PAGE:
Signpost for Sunday 30 April, 2017 (Easter 3): Acts 2: 14a, 36-41; Ps 116: 1-4, 12-19; 1 Peter 1: 17-23; Luke 24: 13-35.
I don’t look forward to writing about a really well-known passage. I find the best way is to read each prescribed text for the week and see if I have any immediate thoughts. If not I go in search of scholarly advice.
This week, happily, I had a few thoughts of my own straight away. See what you make of them.
The first is rather tiny but it jumped out. Ps 116:17 says, “I will offer thee the sacrifice of thanksgiving.” Forgive my ignorance, but I’d always thought the sacrifice of thanksgiving was an invention of the modern church to replace the ancient practice of blood/animal sacrifice. It seems the idea of simply singing your heart out or earnestly praying thanks to God has been around for a long time. So, it must be OK.
My second was this. Do we read or listen to the story of the journey from Emmaus and see it simply as an example of Jesus’ resurrection?
Luke may or may not have meant it to be, but it may have more to offer us than that. For example, I like the way Jesus sneaks up on Cleopas and his companion and says, “What the heck are you two on about?” Sure, this could be a bit of subtefuge on his part. “Hey, don’t you recognise me as the bloke who just got crucified?” That might well be his secret question. But what about if we look at it like this: ‘While you’re busy talking about the news headlines, you’re missing the important stuff’?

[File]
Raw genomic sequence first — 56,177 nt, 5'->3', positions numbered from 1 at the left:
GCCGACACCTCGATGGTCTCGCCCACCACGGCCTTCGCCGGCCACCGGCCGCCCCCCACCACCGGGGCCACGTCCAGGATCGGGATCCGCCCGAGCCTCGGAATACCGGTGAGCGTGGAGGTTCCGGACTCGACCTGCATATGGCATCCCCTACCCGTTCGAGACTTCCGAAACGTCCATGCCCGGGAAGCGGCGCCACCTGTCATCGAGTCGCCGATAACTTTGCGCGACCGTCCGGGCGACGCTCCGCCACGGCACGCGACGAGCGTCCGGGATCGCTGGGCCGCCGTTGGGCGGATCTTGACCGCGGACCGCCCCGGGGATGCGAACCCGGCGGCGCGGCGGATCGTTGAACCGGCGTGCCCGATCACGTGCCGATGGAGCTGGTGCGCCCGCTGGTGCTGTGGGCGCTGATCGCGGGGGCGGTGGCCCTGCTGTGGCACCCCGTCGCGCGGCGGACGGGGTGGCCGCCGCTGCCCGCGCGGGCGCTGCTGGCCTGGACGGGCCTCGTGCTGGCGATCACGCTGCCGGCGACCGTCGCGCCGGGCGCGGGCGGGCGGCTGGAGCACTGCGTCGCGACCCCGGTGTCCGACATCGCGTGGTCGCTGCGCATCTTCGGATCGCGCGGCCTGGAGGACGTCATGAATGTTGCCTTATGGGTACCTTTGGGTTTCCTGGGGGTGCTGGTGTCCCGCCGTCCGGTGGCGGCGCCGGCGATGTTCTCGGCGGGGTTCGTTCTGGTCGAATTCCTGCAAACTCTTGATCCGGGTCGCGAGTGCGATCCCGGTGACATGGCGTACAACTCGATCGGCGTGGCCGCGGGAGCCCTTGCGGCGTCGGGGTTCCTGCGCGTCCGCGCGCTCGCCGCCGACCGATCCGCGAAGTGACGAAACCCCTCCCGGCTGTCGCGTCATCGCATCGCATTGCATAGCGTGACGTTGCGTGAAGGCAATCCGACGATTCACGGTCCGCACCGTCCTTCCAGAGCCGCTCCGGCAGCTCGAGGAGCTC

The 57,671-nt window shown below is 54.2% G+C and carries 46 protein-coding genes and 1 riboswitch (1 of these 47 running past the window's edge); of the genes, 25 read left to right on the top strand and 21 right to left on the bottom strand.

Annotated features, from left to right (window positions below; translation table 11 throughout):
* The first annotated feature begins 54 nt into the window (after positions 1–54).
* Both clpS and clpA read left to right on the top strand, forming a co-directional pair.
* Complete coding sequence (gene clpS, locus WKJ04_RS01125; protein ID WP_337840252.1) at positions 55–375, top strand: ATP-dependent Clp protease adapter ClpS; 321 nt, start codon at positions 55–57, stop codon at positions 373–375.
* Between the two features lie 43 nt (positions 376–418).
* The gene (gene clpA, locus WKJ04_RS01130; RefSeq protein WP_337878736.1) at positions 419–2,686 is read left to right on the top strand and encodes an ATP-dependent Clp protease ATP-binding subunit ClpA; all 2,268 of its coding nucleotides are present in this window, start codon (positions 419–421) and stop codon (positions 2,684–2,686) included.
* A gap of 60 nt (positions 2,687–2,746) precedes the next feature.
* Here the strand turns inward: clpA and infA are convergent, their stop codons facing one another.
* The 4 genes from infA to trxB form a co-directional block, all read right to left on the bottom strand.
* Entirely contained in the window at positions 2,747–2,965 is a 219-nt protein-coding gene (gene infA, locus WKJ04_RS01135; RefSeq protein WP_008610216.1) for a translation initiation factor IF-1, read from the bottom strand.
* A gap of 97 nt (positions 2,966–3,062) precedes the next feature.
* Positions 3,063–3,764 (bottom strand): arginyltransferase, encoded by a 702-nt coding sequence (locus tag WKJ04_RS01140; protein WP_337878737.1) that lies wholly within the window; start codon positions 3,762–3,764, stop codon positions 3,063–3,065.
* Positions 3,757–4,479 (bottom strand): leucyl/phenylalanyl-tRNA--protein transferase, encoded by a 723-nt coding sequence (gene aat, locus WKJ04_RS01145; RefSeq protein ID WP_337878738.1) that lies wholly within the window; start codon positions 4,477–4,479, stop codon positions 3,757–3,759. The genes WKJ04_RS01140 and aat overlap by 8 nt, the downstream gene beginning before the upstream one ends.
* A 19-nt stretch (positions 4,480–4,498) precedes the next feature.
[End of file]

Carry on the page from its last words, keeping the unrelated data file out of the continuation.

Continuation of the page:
I get up every morning and open my online newspaper thinking, ‘What’s he done now?’ Of course, I’m talking about Precedent Trump. (I deliberately spelled that Precedent because he’s the first – but maybe not the last – total dork elected to that highest office in the USA.)
But what matters first and foremost is not the Don, it’s who I meet each day and how I behave towards them. There are people I don’t like at work. They are scheming, backstabbing, and underhand. What should I do? Avoiding them is impossible, arguing with them is futile and behaving like them just isn’t me. Funnily enough, actually talking to them, treating them like human beings and voicing my genuine views on things seems to work quite often.
Now, I’m not saying that’s going to work with Donald Trump. What I am saying is that he’s a distraction, a media, gossip, Twitter, Facebook distraction. Just like all the chat in Jerusalem about the awful goings-on; it distracts most of us from the real point – that the example Jesus set and the things he suggested we should think and do didn’t die with him.
You could, of course, take the view, as heard from the lectern, that Jesus is saying to Cleopas and friend, “Don’t you realise, the prophets foretold my coming, death and resurrection?” That may be true, but as they say, “I’ve heard it all before.”